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the cook county residential drug treatment program where low-level offenders are trying hard to throw off the shackles of addiction. >> i became a heroin addict at like 17. here i am 37 times in the county jail, 51 years old, and i'm sitting in the county jail again. k on my long-term control medicine. i talked to my doctor and found a missing piece in my asthma treatment with breo. once-daily breo prevents asthma symptoms. breo is for adults with asthma not well controlled on a long-term asthma control medicine, like an inhaled corticosteroid. breo won't replace a rescue inhaler for sudden breathing problems. breo opens up airways to help improve breathing for a full 24 hours. breo contains a type of medicine
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take control of my future. >> here in division 6 in the cook county jail, inmates are seeking treatment for all kinds of drug addiction. the most common is heroin. >> i've been arrested and incarcerated in the county jail here in the county jail 37 times. what i've sacrificed was my children for heroin. i sacrificed my family for heroin. i sacrificed my health for heroin. my decision-making went out the window, man. i walked away from family. i walked away from possibilities of greatness. >> my love for heroin has made this become my home.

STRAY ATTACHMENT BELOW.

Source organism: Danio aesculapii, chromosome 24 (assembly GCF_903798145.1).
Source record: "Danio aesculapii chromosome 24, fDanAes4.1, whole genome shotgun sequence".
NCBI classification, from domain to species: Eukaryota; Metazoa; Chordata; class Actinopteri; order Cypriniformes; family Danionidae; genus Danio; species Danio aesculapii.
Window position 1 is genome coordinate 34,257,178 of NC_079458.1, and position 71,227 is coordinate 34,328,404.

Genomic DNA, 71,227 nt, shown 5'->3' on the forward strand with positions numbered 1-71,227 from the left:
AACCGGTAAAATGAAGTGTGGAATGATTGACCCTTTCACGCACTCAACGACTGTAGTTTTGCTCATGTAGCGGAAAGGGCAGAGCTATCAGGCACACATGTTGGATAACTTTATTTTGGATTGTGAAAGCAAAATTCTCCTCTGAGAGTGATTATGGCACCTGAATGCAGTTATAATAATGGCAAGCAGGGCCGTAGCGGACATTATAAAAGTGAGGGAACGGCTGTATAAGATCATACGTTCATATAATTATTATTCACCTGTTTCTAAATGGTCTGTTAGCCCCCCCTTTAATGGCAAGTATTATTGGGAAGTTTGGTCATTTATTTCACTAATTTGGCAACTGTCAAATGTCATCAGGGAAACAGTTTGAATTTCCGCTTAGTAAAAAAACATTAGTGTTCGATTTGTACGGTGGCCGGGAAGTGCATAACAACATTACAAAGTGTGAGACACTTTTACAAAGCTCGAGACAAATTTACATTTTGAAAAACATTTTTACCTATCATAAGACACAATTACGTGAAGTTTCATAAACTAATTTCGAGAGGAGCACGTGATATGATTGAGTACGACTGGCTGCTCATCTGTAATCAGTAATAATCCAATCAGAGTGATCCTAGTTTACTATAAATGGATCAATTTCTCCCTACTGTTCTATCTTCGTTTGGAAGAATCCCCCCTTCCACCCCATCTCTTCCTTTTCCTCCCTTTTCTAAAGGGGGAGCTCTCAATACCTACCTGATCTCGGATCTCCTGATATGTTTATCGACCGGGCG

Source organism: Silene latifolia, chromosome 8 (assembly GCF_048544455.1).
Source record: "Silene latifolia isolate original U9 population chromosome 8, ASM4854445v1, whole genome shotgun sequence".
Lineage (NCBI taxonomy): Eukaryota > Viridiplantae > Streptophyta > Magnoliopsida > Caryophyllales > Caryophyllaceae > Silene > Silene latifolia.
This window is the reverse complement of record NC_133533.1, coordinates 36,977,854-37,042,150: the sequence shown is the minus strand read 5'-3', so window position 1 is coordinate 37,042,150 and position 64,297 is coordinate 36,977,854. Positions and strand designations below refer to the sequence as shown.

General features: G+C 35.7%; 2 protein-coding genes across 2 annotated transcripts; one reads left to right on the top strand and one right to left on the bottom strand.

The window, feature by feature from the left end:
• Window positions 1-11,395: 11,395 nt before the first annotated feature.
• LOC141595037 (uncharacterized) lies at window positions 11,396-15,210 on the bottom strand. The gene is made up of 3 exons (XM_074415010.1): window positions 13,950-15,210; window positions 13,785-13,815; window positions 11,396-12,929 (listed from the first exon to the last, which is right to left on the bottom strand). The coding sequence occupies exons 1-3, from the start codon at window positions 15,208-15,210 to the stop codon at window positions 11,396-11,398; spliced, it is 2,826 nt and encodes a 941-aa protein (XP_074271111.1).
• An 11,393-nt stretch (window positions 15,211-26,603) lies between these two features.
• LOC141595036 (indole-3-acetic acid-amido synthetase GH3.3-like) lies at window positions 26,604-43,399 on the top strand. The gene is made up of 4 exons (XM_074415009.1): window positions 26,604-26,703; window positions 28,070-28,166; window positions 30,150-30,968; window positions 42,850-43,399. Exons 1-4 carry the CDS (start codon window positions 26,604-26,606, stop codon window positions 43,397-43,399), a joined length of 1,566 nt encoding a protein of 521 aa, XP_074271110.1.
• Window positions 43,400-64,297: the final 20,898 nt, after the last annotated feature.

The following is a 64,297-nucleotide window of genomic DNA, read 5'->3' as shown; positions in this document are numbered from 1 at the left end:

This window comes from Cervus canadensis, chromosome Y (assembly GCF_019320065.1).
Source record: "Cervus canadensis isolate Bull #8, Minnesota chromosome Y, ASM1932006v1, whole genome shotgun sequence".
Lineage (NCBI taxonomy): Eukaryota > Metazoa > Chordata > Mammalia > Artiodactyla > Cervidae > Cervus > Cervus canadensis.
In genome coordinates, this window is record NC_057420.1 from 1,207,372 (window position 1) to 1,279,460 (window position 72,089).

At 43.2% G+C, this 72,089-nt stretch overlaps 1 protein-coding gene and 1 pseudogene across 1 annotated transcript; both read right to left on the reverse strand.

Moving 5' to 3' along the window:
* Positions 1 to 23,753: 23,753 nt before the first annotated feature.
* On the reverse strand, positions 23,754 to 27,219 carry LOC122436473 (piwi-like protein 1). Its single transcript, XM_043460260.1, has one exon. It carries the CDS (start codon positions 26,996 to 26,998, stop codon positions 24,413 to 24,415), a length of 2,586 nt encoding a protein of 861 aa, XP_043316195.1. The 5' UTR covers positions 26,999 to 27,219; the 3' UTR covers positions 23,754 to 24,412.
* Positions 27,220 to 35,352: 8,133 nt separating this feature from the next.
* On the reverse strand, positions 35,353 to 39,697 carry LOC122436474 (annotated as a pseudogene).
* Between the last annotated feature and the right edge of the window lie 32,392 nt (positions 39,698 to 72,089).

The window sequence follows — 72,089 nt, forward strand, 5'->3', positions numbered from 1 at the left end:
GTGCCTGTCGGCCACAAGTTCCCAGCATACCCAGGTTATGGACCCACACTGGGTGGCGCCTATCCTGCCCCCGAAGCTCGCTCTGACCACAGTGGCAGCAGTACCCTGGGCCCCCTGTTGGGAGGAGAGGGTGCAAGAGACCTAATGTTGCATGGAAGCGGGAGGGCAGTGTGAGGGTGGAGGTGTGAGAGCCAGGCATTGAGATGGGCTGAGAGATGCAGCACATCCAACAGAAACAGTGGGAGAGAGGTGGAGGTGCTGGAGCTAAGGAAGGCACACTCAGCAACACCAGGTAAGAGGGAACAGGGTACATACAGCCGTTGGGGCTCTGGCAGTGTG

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i live in jail and periodically visit the streets. i just about sold my soul to the devil when i started using heroin. >> in chicago, state-funded treatment on the outside has been slashed by more than 50%, cuts that disproportionately affect black users. for many of these men, this may be the only treatment they'll ever get. pfr the rumors is true, that miracles happen here. it ain't where i want to be, but i damn sure ain't where i used to be. and that's something to be grateful for right there. >> in the early years when you first started to get arrested, were you offered any kind of treatment? >> when i first came through the county jail, it was in 1983. they pretty much didn't do anything for you at that time. >> when i got to that police station, it wasn't no treatment. it was you got a background and that's just the bottom line. >> right now in the chicago